Anton McConville
Digital Designer & Developer
Thoughts About Manchester

Manchester is making the news this week, because a suicide bomber killed 22 people exiting a concert in the city. He injured dozens more.

This week’s news has me thinking back to my student days in Manchester. It was the city that taught me some sense of ‘normality’ after growing up in the conflict of N. Ireland. So, the news is triggering many emotions for me.

Peace, Love, Manchester

Manchester turned me into a software engineer. It gave me a career.

The first day I walked around the city centre, it must have been obvious I was lost. I didn’t need to ask someone for directions, though. They stopped to ask me where I needed to go. That’s how I remember most people being there. Friendly, down to earth, and proud of their city.

Music is part of the fabric of Manchester. Bands like The Smiths, Joy Division, New Order, Happy Mondays, Inspiral Carpets drew me to there. The music of Oasis and The Verve cemented the sound of the city for me. I still listen to all of these bands. Even though I only lived there for four years, the music still connects me.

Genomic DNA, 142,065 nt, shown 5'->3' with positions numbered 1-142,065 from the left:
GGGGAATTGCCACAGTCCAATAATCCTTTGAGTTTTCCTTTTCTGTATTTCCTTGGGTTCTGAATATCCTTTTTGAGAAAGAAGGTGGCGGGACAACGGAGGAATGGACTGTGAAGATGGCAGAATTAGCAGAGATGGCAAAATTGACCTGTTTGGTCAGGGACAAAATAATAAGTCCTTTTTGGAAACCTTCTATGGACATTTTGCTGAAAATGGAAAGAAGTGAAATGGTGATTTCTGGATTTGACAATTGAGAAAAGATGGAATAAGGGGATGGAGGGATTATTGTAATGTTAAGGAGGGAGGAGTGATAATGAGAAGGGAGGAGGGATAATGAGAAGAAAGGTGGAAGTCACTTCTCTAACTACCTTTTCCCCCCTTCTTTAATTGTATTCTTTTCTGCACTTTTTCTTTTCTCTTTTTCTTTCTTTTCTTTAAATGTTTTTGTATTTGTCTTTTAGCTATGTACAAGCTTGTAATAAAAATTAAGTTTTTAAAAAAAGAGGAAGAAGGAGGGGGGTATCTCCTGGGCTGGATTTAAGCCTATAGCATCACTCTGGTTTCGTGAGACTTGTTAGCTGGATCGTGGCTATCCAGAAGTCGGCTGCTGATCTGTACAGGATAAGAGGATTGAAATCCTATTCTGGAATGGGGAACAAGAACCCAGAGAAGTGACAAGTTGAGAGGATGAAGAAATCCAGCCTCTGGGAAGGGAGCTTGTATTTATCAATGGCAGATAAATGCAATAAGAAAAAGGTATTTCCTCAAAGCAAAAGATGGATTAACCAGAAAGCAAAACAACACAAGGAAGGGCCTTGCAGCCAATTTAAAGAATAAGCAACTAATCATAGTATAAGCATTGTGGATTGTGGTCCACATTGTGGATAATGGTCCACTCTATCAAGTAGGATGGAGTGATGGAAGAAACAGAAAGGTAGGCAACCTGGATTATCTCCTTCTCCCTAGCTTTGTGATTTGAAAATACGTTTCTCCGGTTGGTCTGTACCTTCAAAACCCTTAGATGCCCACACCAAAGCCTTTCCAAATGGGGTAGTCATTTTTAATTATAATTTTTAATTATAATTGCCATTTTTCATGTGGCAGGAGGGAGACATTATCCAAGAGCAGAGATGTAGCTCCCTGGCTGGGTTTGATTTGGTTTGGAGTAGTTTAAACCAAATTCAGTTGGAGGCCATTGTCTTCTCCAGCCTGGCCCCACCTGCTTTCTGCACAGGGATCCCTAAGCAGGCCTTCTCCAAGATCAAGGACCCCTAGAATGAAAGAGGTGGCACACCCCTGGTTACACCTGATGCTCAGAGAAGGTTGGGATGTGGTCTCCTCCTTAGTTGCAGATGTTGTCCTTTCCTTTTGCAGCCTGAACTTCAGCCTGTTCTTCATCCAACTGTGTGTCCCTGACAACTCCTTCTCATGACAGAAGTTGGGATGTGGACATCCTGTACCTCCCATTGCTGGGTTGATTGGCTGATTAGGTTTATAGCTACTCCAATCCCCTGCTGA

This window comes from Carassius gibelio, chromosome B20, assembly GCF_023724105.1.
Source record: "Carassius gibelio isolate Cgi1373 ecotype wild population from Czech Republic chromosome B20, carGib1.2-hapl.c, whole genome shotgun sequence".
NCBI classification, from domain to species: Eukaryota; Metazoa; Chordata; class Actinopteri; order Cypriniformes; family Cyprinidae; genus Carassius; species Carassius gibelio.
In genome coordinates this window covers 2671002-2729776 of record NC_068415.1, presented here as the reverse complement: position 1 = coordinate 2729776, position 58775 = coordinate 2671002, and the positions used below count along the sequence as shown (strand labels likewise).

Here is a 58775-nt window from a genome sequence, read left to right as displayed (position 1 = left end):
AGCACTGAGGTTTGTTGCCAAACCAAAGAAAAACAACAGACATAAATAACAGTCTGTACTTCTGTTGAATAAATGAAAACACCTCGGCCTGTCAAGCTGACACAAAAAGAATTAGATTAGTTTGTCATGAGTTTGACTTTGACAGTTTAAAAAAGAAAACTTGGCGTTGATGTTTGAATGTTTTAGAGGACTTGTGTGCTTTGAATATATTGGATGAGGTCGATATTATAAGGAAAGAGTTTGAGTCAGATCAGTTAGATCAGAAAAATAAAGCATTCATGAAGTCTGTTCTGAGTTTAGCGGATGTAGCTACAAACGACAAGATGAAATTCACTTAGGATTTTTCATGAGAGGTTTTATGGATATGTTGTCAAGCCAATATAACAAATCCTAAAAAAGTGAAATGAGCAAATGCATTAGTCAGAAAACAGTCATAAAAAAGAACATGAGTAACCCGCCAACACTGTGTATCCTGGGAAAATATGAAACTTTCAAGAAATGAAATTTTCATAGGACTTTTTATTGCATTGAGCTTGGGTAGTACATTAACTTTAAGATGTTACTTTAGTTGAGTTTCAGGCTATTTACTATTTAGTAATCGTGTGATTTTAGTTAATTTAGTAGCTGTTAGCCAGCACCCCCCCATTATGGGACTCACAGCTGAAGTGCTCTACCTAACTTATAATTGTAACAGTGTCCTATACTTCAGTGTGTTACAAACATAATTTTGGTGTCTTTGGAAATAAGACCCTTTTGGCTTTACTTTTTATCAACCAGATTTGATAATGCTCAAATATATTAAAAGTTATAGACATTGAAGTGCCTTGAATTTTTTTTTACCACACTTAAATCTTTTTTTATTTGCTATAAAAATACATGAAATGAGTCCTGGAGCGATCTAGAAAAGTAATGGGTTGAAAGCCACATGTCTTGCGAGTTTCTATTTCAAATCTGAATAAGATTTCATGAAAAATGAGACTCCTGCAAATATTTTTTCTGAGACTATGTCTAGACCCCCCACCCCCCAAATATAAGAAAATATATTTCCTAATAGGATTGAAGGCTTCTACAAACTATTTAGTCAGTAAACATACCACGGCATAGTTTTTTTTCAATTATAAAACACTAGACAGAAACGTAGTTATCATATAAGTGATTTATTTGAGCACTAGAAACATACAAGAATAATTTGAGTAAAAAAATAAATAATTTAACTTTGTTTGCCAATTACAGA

I still cheer for Manchester City football club. I fell for them by watching the Saturday night highlights of their games, projected by the students union disco, to the soundtrack of Madchester. I was in the terraces of the old Maine Road ground for a few games. I followed City through their clumsy ups and downs to becoming one of the best teams in Europe these days. I saw them play this year in Monaco.

I learned to love Indian food on the Curry Mile, sometimes after a night out dancing at the Ritz or Hacienda.

At university, I learned to row on the River Irwell. I remember browsing the racks at Afflecks Palace, walked around fancy stores in Deansgate and pretty Royal Exchange. Taking the frist trams when they came back to the city. Some of the memories I have from back then.


Tonight I’m driving four teenagers to a concert in Montreal. I’m juggling memories of happy times in Manchester, troubled times in Belfast, peaceful times in Ottawa. I feel so sorry for the families who lost their children to the bomb at the Manchester Arena this week. I feel especially responsible for the four young lives in my care this evening. Manchester feels a little more real to me because of it.

I’ve talked to my 16 year old son about the concert tonight. He wants life to be normal, to not let terrorism stop him from hearing live music. I agree with him.

I’ll still be relieved when we get back home.